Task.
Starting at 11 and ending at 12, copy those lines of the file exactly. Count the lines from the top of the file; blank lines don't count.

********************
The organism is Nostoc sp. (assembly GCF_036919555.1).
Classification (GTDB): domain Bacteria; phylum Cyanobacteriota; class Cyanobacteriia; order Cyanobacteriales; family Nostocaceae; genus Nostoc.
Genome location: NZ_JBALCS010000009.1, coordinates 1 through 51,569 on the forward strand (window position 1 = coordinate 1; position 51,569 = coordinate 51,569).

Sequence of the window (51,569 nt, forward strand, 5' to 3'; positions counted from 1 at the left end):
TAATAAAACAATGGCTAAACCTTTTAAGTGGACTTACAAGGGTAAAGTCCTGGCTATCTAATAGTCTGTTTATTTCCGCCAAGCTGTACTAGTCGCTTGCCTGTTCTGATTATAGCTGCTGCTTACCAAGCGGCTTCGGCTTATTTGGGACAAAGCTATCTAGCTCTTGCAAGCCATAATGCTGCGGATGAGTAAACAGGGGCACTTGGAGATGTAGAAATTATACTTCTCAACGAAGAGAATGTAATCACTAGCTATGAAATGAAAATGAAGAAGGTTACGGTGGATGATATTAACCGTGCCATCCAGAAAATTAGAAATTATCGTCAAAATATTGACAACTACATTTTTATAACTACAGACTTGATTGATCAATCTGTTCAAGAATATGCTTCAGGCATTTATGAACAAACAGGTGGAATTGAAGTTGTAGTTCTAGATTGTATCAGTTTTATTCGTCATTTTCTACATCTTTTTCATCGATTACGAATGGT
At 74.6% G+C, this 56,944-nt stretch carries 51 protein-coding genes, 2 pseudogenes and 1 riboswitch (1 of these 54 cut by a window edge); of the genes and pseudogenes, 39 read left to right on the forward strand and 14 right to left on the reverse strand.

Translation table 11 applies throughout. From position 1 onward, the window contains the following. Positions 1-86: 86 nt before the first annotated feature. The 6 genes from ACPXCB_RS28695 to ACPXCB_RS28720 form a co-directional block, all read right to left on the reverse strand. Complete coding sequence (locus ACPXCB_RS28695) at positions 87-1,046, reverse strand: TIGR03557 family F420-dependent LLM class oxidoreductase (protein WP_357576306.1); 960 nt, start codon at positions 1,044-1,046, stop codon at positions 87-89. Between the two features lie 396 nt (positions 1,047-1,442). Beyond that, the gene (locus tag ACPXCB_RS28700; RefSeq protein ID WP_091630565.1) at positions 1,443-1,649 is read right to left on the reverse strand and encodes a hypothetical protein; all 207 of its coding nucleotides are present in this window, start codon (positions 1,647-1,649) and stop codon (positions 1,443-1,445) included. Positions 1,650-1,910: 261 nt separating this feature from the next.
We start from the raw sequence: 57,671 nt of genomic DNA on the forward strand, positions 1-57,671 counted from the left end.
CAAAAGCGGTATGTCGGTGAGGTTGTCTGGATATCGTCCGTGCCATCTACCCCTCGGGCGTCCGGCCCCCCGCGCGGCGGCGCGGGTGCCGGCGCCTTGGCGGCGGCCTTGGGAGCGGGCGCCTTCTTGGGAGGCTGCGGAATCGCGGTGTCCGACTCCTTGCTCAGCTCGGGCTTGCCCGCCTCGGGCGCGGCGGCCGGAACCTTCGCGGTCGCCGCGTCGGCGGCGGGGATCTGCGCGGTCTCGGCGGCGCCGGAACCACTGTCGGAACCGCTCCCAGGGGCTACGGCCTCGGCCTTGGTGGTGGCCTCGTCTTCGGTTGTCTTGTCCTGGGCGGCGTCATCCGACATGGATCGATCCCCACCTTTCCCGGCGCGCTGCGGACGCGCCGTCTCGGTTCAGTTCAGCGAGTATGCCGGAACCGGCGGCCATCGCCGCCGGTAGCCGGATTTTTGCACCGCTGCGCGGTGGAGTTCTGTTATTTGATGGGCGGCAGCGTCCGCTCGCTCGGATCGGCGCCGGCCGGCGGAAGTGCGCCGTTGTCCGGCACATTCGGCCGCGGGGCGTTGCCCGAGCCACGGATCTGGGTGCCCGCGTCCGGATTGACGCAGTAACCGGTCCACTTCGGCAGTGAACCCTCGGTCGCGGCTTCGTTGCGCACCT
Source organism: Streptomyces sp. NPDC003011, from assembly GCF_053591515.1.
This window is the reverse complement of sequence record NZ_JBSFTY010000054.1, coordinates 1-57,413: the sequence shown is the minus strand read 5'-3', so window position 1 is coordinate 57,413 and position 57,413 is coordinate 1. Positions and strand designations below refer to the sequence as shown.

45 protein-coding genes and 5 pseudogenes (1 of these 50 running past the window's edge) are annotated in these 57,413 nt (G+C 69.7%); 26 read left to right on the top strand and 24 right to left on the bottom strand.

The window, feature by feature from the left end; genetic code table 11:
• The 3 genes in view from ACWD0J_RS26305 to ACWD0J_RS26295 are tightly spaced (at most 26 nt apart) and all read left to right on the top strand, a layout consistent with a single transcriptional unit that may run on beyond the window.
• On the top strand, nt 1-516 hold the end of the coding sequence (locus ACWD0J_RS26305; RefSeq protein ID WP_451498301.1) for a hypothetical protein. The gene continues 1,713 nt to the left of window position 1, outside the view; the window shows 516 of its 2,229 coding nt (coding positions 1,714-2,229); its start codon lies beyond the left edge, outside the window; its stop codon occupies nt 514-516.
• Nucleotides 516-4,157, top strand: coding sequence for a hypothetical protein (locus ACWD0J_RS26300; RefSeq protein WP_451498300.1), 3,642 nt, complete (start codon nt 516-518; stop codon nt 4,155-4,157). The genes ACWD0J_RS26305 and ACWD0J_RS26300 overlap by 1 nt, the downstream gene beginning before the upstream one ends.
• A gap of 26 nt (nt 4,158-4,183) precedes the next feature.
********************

This window is the reverse complement of sequence record NZ_JBSFTY010000054.1, coordinates 1-57,413: the sequence shown is the minus strand read 5'-3', so window position 1 is coordinate 57,413 and position 57,413 is coordinate 1. Positions and strand designations below refer to the sequence as shown.

45 protein-coding genes and 5 pseudogenes (1 of these 50 running past the window's edge) are annotated in these 57,413 nt (G+C 69.7%); 26 read left to right on the top strand and 24 right to left on the bottom strand.